DK: Besides releasing music as an artist, you’re known for co-writing with two big female artists: Pink and Kesha. First, can you talk about working with Pink on “90 Days” and being featured on this cut? And you also toured with her.
Wrabel: Yes, I was out all summer on tour with Pink, through Europe. I still can’t believe it. “90 Days” is something that I started about three years ago with a British songwriter named Steve Robson, who’s brilliant songwriter. The song was a very literal story of what I was going through at the moment.
So we wrote that song, but I was in a place with my label situation where we weren’t really releasing a ton. So I had that song in my back pocket. Then I sat down with (A&R exec) Keith Naftaly at RCA Records, and played it for him. I played him a bunch of songs, and he kept wanting to hear “90 Days” again.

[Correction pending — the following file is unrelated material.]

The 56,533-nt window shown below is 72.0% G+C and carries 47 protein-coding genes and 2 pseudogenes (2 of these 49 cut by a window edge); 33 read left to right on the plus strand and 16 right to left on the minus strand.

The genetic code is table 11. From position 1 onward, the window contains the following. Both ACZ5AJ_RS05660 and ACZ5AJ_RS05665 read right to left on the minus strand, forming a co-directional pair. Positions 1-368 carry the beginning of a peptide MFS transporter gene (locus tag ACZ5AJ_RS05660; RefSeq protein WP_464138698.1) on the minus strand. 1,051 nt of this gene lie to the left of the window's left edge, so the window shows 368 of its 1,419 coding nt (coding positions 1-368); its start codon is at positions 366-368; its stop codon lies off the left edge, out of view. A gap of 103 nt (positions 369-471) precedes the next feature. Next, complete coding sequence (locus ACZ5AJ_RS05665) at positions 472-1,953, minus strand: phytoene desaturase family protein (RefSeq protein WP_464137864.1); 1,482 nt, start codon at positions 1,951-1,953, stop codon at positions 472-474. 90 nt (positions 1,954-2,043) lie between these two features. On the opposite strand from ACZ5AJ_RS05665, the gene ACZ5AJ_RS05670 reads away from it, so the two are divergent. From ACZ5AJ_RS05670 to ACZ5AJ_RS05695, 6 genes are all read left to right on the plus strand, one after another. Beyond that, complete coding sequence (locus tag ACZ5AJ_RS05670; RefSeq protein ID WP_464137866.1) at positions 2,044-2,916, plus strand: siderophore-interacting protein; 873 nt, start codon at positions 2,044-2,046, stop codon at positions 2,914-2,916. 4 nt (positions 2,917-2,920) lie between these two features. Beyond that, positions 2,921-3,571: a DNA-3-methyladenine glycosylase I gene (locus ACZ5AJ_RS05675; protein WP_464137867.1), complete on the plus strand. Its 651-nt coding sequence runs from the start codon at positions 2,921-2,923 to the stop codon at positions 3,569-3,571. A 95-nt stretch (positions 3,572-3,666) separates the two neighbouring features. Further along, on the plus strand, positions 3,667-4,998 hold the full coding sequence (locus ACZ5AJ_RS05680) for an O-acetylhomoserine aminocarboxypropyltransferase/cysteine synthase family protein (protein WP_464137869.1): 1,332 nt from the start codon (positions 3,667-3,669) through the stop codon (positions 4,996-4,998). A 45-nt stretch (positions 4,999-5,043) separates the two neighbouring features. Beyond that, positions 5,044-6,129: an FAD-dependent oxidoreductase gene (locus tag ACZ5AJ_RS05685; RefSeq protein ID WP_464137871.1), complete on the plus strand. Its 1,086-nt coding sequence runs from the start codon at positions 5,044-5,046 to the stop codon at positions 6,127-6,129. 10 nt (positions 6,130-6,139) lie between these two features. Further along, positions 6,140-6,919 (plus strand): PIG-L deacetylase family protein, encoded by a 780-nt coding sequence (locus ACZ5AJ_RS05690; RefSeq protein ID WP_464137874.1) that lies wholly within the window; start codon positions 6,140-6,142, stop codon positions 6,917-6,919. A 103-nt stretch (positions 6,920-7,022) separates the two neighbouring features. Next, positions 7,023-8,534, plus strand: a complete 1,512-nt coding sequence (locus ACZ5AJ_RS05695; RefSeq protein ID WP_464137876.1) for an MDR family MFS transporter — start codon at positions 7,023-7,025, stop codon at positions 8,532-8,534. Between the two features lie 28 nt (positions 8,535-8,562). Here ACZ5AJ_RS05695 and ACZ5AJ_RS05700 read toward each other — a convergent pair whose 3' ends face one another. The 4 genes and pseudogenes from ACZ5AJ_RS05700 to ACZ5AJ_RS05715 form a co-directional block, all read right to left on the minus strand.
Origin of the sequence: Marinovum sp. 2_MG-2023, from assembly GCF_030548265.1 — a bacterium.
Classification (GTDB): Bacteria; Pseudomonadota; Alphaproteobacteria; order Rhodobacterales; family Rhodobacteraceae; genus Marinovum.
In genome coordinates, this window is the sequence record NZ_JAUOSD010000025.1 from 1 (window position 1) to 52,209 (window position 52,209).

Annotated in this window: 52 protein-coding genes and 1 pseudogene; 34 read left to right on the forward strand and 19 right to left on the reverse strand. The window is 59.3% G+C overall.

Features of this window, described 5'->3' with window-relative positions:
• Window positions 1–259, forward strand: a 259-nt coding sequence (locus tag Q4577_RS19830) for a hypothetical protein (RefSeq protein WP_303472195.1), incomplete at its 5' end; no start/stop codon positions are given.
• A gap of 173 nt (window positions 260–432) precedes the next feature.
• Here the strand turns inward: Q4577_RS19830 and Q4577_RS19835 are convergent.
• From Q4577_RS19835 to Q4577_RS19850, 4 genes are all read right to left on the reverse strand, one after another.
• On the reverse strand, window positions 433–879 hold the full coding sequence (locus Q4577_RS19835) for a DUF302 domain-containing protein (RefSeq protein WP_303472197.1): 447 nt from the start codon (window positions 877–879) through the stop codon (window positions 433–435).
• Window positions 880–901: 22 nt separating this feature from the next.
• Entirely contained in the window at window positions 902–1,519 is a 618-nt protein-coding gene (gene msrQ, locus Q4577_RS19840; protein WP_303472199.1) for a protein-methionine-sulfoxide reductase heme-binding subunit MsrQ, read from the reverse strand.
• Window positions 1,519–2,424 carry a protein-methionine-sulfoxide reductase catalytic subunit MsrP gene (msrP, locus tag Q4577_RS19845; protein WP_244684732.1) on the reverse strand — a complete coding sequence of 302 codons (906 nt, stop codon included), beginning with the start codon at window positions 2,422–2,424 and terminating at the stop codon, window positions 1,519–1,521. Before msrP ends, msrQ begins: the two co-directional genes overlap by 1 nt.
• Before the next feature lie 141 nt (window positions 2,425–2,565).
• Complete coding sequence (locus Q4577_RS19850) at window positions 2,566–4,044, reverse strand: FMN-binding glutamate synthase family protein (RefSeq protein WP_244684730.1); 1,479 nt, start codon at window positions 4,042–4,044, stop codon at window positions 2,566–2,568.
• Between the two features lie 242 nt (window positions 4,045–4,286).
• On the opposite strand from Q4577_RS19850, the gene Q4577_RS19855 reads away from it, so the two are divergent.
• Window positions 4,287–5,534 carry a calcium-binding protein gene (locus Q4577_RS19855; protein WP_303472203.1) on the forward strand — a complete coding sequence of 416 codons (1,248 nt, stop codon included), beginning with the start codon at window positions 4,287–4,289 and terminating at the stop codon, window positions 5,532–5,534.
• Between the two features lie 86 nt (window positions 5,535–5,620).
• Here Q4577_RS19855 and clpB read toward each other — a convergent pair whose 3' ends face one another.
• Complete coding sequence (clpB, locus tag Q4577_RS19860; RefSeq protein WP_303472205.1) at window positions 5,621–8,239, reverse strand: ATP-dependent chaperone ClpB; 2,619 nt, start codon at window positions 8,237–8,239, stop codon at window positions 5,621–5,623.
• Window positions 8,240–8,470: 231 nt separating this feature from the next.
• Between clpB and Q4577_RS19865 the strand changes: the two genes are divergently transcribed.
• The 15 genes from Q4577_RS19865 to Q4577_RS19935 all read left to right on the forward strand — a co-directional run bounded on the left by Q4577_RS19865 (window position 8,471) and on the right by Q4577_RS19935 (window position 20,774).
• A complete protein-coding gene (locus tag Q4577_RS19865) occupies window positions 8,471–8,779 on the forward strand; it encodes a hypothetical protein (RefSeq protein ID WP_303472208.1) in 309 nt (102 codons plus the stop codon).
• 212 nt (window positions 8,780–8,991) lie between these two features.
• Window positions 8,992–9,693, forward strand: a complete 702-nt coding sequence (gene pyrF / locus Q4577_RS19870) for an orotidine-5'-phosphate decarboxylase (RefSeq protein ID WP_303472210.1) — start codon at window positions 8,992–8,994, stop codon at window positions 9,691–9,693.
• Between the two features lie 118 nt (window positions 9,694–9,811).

Then the next day, Keith called me and said, “I did something. I played it for Alecia (Pink).” And I thought…Holy Shit. A month after that, a car picked me up and drove me up to her place, and we sat down and worked on the song. We kind of finished it up, and made it ours. Then we recorded it that day, and two months later it was out. Then two months after that I was on tour with her in Europe (laughs). It was an amazing roller coaster ride.
DK: You’ve also worked with Kesha and you co-wrote her single, “Woman.” I also like your new single with her, “Raising Hell,” and you’ve written nine songs with Kesha for her new album, High Road. Can you talk your collaboration with her?